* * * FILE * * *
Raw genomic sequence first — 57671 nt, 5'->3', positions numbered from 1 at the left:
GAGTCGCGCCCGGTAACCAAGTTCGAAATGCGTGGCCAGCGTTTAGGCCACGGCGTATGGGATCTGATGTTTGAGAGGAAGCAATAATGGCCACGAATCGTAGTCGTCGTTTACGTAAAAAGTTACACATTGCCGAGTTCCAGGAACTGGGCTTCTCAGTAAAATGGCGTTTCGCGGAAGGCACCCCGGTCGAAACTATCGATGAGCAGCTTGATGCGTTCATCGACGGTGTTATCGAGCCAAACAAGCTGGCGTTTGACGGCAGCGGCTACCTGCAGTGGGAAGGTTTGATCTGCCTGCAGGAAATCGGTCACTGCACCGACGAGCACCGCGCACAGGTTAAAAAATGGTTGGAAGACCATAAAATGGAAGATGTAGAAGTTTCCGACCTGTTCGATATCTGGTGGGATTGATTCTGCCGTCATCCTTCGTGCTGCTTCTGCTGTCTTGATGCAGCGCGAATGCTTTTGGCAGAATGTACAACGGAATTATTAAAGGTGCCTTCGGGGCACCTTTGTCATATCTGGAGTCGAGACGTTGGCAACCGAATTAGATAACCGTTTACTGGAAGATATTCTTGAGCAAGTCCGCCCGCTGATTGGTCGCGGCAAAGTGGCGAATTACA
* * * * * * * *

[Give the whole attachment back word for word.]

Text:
Raw genomic sequence first — 57671 nt, 5'->3', positions numbered from 1 at the left:
GAGTCGCGCCCGGTAACCAAGTTCGAAATGCGTGGCCAGCGTTTAGGCCACGGCGTATGGGATCTGATGTTTGAGAGGAAGCAATAATGGCCACGAATCGTAGTCGTCGTTTACGTAAAAAGTTACACATTGCCGAGTTCCAGGAACTGGGCTTCTCAGTAAAATGGCGTTTCGCGGAAGGCACCCCGGTCGAAACTATCGATGAGCAGCTTGATGCGTTCATCGACGGTGTTATCGAGCCAAACAAGCTGGCGTTTGACGGCAGCGGCTACCTGCAGTGGGAAGGTTTGATCTGCCTGCAGGAAATCGGTCACTGCACCGACGAGCACCGCGCACAGGTTAAAAAATGGTTGGAAGACCATAAAATGGAAGATGTAGAAGTTTCCGACCTGTTCGATATCTGGTGGGATTGATTCTGCCGTCATCCTTCGTGCTGCTTCTGCTGTCTTGATGCAGCGCGAATGCTTTTGGCAGAATGTACAACGGAATTATTAAAGGTGCCTTCGGGGCACCTTTGTCATATCTGGAGTCGAGACGTTGGCAACCGAATTAGATAACCGTTTACTGGAAGATATTCTTGAGCAAGTCCGCCCGCTGATTGGTCGCGGCAAAGTGGCGAATTACA